With costly enterprise network management systems providing packet loss, latency and other critical infrastructures metrics, system agents were then added on to try and get a more complete picture of the environment. Unfortunately, this presented silos of data that sometimes were all forwarded up to a manager of manager. We rarely were able to transform that data into information that could actually improve the customer experience. Then the software industry started to get smart and market business service management or IT service management. Unfortunately, we needed a new suite of tools for this too.
While the BSM strategy resonated with the business side, it was met with a frustrated IT organization that still saw finger pointing between the network and application groups when performance problems arose. With the evolution and convergence of tenants of BSM and end-to-end APM, the drumbeat of focusing on the business user and performance is even stronger. For IT, the pressure to provide end-to-end metrics is intense.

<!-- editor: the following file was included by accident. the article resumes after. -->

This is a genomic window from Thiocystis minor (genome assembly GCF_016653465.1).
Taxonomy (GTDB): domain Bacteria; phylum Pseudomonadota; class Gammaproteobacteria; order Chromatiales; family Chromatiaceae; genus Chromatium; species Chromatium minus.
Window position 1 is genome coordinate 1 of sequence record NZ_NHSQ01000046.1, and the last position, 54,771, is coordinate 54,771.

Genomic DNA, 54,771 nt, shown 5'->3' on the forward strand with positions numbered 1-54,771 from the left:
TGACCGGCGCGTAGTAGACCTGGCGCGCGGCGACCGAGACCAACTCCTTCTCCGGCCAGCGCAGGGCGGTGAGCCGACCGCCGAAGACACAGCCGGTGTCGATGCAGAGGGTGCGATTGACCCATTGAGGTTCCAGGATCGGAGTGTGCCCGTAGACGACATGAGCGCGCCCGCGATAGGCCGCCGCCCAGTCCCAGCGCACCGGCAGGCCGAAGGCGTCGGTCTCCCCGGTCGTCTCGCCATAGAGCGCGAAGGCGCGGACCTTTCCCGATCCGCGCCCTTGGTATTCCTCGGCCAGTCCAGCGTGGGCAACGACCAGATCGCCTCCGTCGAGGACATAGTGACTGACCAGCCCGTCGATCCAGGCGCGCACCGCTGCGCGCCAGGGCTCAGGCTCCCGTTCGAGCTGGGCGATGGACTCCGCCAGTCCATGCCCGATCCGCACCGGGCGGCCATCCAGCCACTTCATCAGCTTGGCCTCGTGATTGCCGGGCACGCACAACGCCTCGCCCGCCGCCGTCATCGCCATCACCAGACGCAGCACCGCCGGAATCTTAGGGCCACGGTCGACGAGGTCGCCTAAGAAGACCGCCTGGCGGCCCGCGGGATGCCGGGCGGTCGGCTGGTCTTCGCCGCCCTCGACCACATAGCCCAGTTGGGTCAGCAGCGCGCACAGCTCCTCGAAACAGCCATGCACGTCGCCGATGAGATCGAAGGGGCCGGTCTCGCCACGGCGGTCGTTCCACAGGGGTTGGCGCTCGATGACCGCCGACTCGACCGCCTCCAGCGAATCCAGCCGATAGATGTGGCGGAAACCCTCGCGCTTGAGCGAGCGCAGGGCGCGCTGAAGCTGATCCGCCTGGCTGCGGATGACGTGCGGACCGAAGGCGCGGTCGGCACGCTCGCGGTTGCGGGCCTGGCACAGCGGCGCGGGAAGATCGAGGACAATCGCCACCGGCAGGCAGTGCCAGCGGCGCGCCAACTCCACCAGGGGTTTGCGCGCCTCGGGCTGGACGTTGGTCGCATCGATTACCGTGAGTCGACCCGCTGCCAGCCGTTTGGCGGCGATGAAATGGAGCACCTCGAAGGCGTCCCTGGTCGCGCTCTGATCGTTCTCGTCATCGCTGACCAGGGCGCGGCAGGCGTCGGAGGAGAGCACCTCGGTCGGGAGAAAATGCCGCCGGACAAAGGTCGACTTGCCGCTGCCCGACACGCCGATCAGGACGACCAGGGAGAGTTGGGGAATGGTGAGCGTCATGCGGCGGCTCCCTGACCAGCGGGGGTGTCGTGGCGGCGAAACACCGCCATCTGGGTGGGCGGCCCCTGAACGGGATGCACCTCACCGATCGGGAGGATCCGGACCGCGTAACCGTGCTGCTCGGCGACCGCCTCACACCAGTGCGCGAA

For an enterprise architecture perspective, the challenge lies in the ability to provide a level of visibility and leverage an existing investment in other monitoring tools. That challenge is compounded by the migration of the enterprise application architecture to virtualization and cloud delivery models. I see two choices.
Choice 1: Comfortable with a suite of management tools and vendors, organizations are trying to retrofit legacy tools and provide end-to-end APM capabilities through the use of business analytics. Thinking of their enterprise management suite as metric collectors, they are abandoning much of the visualization and correlation layers of the architecture and replacing them with more robust business intelligence and analytics tools. While this leverages an existing investment, it often produces more complex solutions that still struggle with getting to the root cause of the performance issue and monitoring user experience.